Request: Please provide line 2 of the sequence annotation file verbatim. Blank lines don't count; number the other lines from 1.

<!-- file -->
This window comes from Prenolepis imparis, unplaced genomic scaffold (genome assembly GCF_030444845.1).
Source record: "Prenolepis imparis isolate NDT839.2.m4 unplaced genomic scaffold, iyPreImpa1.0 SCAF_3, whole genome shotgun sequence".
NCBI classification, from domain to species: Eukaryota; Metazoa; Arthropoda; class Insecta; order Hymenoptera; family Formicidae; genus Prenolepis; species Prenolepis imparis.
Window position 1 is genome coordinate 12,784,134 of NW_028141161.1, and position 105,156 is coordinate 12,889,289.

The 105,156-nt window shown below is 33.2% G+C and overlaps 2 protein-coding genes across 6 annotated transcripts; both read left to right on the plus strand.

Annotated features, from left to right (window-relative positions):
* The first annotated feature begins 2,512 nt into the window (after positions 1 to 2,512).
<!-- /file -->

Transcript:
Source record: "Prenolepis imparis isolate NDT839.2.m4 unplaced genomic scaffold, iyPreImpa1.0 SCAF_3, whole genome shotgun sequence".